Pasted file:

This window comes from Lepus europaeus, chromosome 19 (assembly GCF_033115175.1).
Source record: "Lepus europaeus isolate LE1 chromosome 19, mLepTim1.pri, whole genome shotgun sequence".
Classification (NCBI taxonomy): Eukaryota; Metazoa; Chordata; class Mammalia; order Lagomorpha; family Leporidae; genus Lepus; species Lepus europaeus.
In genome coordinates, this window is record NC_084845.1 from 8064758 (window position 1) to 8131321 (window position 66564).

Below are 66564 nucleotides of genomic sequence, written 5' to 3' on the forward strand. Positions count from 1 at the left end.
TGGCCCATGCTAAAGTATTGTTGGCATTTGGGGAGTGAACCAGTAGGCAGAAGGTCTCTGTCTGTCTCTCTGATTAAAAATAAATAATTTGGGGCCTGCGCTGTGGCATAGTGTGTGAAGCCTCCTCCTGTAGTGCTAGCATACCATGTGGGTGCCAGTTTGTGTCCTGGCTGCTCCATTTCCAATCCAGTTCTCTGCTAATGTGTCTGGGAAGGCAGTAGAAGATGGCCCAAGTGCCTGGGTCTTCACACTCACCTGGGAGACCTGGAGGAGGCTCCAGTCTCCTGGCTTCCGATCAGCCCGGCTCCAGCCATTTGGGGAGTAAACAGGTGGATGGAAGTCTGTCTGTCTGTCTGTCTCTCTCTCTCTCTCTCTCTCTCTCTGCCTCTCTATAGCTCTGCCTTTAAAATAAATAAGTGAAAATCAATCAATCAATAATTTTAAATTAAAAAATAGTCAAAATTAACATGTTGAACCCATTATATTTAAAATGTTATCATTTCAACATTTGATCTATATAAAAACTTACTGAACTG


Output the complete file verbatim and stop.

This window comes from Lepus europaeus, chromosome 19 (assembly GCF_033115175.1).
Source record: "Lepus europaeus isolate LE1 chromosome 19, mLepTim1.pri, whole genome shotgun sequence".
Classification (NCBI taxonomy): Eukaryota; Metazoa; Chordata; class Mammalia; order Lagomorpha; family Leporidae; genus Lepus; species Lepus europaeus.
In genome coordinates, this window is record NC_084845.1 from 8064758 (window position 1) to 8131321 (window position 66564).

Below are 66564 nucleotides of genomic sequence, written 5' to 3' on the forward strand. Positions count from 1 at the left end.
TGGCCCATGCTAAAGTATTGTTGGCATTTGGGGAGTGAACCAGTAGGCAGAAGGTCTCTGTCTGTCTCTCTGATTAAAAATAAATAATTTGGGGCCTGCGCTGTGGCATAGTGTGTGAAGCCTCCTCCTGTAGTGCTAGCATACCATGTGGGTGCCAGTTTGTGTCCTGGCTGCTCCATTTCCAATCCAGTTCTCTGCTAATGTGTCTGGGAAGGCAGTAGAAGATGGCCCAAGTGCCTGGGTCTTCACACTCACCTGGGAGACCTGGAGGAGGCTCCAGTCTCCTGGCTTCCGATCAGCCCGGCTCCAGCCATTTGGGGAGTAAACAGGTGGATGGAAGTCTGTCTGTCTGTCTGTCTCTCTCTCTCTCTCTCTCTCTCTCTGCCTCTCTATAGCTCTGCCTTTAAAATAAATAAGTGAAAATCAATCAATCAATAATTTTAAATTAAAAAATAGTCAAAATTAACATGTTGAACCCATTATATTTAAAATGTTATCATTTCAACATTTGATCTATATAAAAACTTACTGAACTG